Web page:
where the numerator is:
and denominator is the standard error that is the overall variation of the metric:
Sampling size, population and power
As you are already familiar, there are many important questions we have to take into consideration before we start the statistical implication of the experiment. How can we become confident that there is a difference between groups? What is the size of this change? How many subjects or page views do we need for our experiment? The first and second questions are covered above. For the third question, about sample size, we need to know about power calculation.
Power calculation allows us to find out the probability of the needed sample size under a given level of confidence, so we can use it to know what sample size we need to run our test. If the probability does not meet the requirements, we can change the experiment design. A larger population will give you a smaller standard error.
Significance level, shown as alpha (), refers to the probability of a Type I error. The significance level is also the probability of finding a true effect between the null and alternative hypotheses. In addition to this, you must not decide or change the hypothesis after your analysis leads to the increment of the probability of a Type I error () by falsely rejecting the null and again falsely accepting the alternative.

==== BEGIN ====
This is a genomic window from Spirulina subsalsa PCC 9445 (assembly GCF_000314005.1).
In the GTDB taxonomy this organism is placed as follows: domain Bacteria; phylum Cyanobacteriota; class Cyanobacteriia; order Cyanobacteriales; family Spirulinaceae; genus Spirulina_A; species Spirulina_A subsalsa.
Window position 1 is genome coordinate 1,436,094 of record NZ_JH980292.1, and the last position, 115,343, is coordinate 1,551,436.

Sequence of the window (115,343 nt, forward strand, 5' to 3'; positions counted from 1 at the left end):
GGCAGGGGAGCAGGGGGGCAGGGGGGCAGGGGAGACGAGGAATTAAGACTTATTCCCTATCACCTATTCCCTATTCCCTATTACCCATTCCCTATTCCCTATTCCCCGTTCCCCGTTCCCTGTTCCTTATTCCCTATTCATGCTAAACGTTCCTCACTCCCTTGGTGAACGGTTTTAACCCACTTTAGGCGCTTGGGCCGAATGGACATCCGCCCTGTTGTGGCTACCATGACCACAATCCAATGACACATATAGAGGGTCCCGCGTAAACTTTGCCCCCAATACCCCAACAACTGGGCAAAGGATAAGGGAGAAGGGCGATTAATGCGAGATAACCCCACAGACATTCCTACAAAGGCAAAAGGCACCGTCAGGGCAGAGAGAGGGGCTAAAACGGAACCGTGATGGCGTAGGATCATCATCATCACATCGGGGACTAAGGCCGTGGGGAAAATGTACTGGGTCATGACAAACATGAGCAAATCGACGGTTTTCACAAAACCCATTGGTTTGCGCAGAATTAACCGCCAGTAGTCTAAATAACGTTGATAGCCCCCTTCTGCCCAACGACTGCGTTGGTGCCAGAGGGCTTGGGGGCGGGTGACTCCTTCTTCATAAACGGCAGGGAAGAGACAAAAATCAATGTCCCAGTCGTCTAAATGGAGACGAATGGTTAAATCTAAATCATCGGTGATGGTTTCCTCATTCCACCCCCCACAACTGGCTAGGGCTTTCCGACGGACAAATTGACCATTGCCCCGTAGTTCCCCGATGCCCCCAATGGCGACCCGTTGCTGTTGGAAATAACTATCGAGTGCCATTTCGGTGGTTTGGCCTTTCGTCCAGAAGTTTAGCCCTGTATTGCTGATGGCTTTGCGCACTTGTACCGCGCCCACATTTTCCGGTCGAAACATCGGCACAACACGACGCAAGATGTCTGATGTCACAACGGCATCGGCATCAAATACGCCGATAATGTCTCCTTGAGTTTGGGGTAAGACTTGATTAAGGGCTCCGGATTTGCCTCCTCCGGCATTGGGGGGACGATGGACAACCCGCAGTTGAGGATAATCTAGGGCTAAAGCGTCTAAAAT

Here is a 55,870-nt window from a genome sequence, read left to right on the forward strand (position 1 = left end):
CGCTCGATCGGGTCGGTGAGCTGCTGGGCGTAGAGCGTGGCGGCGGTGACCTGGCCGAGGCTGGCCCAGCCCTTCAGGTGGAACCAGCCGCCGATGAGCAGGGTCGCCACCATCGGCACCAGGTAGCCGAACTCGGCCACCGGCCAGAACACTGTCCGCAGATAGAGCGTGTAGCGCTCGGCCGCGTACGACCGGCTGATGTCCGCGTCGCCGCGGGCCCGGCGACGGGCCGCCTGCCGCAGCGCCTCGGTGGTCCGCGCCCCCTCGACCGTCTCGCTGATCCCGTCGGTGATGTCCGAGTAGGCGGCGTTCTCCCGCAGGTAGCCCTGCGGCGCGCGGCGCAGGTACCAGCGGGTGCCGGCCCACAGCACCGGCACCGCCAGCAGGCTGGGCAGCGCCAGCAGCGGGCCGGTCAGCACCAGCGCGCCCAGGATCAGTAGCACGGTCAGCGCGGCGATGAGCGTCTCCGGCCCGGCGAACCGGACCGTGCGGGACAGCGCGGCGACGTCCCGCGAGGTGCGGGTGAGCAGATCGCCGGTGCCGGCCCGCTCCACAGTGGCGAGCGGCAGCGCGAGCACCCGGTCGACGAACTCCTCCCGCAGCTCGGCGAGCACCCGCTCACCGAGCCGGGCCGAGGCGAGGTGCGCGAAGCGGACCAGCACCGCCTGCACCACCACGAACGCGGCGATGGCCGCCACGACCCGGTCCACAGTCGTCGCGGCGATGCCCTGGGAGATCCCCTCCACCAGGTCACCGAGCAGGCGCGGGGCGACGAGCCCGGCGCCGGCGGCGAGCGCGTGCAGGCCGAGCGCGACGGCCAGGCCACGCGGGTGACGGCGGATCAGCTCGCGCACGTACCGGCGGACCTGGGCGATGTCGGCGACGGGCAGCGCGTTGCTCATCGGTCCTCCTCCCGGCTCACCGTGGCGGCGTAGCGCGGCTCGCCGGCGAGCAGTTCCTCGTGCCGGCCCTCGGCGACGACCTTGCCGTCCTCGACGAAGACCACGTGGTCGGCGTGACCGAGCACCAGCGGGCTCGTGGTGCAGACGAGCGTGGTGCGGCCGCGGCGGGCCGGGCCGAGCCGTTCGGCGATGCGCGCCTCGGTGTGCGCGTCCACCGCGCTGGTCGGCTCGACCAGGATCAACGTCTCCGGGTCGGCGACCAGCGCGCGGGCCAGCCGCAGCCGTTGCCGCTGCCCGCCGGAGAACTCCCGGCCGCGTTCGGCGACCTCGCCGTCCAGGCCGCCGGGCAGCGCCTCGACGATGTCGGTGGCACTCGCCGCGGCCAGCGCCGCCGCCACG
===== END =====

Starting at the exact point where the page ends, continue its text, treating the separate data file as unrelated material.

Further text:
While Type II error, shown as (), is the probability of failing to reject the null hypothesis, Power, known as 1 - , refers to the probability of correctly rejecting the null hypothesis. Effect size, which can be notated as , is the normalized mean difference between null and alternative hypotheses. The size of the effect depends on the statistical calculations of hypothesis testing. The smaller change you want to detect, the larger pageviews you need in the experiment.
Among these four notions of power calculation, a given three can help you find out the fourth. While the researcher can design significance level and sample size, power and effect size cannot be entirely controlled. In standard, non-strict general A/B testing approaches, a 5% significance level and 80% power (1 - ) are taken.
We can calculate pooled difference () to estimate the difference in proportions between control and experiment groups3.
The difference between two groups in the is 0.